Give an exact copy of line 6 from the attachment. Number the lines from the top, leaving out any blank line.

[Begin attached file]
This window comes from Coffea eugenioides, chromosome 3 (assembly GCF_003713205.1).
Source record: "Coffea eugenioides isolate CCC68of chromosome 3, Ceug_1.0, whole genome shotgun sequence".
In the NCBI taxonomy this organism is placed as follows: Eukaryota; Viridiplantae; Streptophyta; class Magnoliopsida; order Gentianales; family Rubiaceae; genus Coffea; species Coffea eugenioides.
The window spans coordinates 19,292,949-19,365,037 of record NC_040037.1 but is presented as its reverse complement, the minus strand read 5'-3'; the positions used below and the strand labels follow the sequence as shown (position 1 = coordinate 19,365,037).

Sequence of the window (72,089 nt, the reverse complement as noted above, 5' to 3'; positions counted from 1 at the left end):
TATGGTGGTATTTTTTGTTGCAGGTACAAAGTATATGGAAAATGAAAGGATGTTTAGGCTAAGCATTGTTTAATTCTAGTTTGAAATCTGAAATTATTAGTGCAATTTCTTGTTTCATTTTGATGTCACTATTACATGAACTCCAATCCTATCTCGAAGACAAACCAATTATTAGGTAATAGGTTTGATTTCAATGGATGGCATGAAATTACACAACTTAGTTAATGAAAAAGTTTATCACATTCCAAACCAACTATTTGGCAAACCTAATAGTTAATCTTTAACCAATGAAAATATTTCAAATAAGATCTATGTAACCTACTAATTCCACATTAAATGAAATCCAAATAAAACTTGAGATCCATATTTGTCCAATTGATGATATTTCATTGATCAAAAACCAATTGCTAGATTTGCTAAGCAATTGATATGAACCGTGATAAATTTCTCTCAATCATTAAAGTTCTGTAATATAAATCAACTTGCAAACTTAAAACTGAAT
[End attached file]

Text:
TATGGTGGTATTTTTTGTTGCAGGTACAAAGTATATGGAAAATGAAAGGATGTTTAGGCTAAGCATTGTTTAATTCTAGTTTGAAATCTGAAATTATTAGTGCAATTTCTTGTTTCATTTTGATGTCACTATTACATGAACTCCAATCCTATCTCGAAGACAAACCAATTATTAGGTAATAGGTTTGATTTCAATGGATGGCATGAAATTACACAACTTAGTTAATGAAAAAGTTTATCACATTCCAAACCAACTATTTGGCAAACCTAATAGTTAATCTTTAACCAATGAAAATATTTCAAATAAGATCTATGTAACCTACTAATTCCACATTAAATGAAATCCAAATAAAACTTGAGATCCATATTTGTCCAATTGATGATATTTCATTGATCAAAAACCAATTGCTAGATTTGCTAAGCAATTGATATGAACCGTGATAAATTTCTCTCAATCATTAAAGTTCTGTAATATAAATCAACTTGCAAACTTAAAACTGAAT